Idiopathic pulmonary fibrosis is thought to involve lung injury caused by reactive oxygen species (ROS), which in turn is followed by abnormal fibrosis. A transforming growth factor (TGF)-β1–induced increase in myofibroblast number plays an important role in this abnormal fibrosis. We recently found that mepenzolate bromide (mepenzolate), which has been used clinically to treat gastrointestinal disorders, has ROS-reducing properties. In the present study, we examined the effect of mepenzolate on bleomycin-induced pulmonary fibrosis and lung dysfunction in mice. The severity of pulmonary fibrosis was assessed by histopathologic evaluation and determination of hydroxyproline levels. Lung mechanics (elastance) and respiratory function [forced vital capacity (FVC)] were assessed using a computer-controlled ventilator. Respiratory function was also evaluated by monitoring percutaneous arterial oxygen saturation (SpO2). Intratracheal administration of mepenzolate prior to bleomycin treatment reduced the extent of pulmonary fibrosis and changes in lung mechanics and led to a significant recovery of both FVC and SpO2 compared with control. Furthermore, mepenzolate produced a therapeutic effect even when it was administered after the development of fibrosis. Administration of mepenzolate also prevented bleomycin-induced pulmonary cell death and inflammatory responses and increased myofibroblast number. Mepenzolate also decreased NADPH oxidase activity and active TGF-β1 level or increased glutathione S-transferase (GST) activity in the presence of bleomycin treatment. These results show that the intratracheal administration of mepenzolate reduced bleomycin-induced pulmonary fibrosis and lung dysfunction in mice. These effects may be due to this drug’s inhibitory effect on NADPH oxidase and TGF-β1 activities and its stimulatory effect on GST.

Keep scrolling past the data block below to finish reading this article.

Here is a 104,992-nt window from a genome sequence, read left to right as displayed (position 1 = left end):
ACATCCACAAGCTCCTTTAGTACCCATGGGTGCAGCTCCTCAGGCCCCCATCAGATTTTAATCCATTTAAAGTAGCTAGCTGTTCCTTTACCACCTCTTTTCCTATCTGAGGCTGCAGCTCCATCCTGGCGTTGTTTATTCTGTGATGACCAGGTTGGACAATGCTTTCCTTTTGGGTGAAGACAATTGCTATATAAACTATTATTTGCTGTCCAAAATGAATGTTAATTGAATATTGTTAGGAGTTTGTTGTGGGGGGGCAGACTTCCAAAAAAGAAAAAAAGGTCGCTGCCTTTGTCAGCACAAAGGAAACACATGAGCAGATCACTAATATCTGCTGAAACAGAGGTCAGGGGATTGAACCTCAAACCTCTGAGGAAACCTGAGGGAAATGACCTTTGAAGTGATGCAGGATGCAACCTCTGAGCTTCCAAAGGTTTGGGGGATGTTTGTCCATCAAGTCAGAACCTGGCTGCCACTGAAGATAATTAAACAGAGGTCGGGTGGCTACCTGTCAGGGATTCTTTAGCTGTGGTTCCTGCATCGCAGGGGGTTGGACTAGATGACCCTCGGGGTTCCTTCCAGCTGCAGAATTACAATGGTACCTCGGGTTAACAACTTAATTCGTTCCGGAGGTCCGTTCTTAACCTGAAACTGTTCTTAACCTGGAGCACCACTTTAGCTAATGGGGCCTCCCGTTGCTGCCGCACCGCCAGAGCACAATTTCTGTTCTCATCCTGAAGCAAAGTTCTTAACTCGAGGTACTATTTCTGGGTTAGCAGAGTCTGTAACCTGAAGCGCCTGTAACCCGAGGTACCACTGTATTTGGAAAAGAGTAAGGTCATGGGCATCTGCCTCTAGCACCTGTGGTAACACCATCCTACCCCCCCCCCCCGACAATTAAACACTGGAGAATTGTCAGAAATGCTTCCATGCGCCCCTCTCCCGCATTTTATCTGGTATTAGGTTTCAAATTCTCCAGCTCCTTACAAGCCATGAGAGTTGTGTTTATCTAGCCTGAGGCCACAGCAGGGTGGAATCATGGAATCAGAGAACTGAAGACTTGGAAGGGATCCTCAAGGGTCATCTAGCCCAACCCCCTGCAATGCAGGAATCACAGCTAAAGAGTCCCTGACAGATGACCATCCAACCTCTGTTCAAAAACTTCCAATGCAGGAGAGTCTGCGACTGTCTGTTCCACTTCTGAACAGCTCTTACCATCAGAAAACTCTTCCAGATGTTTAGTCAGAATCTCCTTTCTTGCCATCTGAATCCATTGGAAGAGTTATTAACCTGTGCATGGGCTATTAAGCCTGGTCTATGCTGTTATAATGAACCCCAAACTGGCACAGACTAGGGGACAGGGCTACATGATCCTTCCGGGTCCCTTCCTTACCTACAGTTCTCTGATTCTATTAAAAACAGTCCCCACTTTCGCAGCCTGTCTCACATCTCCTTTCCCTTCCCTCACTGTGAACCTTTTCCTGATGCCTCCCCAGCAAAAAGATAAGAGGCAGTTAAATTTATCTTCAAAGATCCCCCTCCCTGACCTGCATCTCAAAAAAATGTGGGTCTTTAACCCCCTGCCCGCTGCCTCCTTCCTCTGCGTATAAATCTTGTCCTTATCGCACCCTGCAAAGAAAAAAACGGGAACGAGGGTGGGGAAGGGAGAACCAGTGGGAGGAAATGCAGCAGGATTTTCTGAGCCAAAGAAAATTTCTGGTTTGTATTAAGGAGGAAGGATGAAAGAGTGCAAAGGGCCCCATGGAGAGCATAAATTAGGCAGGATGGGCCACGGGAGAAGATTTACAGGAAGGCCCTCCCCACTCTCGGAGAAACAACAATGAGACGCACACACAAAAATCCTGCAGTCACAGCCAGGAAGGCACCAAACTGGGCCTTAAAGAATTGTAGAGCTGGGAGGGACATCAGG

Idiopathic pulmonary fibrosis (IPF) is a progressive and devastating chronic lung condition with poor prognosis; the reported mean length of survival from the time of diagnosis is 2.8–4.2 years. IPF progresses insidiously and slowly, and acute exacerbations of the condition are highly lethal (Kim et al., 2006; Raghu et al., 2011). Current agents for the treatment of IPF, such as steroids and immunosuppressors, have not been found to improve prognosis (Luppi et al., 2004; Walter et al., 2006; Raghu et al., 2011). Pirfenidone, a novel antifibrotic drug, was reported in some (but not all) clinical studies to slow the rate of forced vital capacity (FVC) decrease in patients with IPF. Although this drug is licensed in Japan and Europe as a treatment of IPF (Azuma et al., 2005; Maher, 2010; Taniguchi et al., 2010), the Food and Drug Administration declined to approve its use because of inconclusive evidence of its clinical efficacy and because of severe side effects, such as photosensitivity in dermatitis and nausea and anorexia (Maher, 2010; Noble et al., 2011). Thus, the development of new types of drugs to treat IPF is warranted.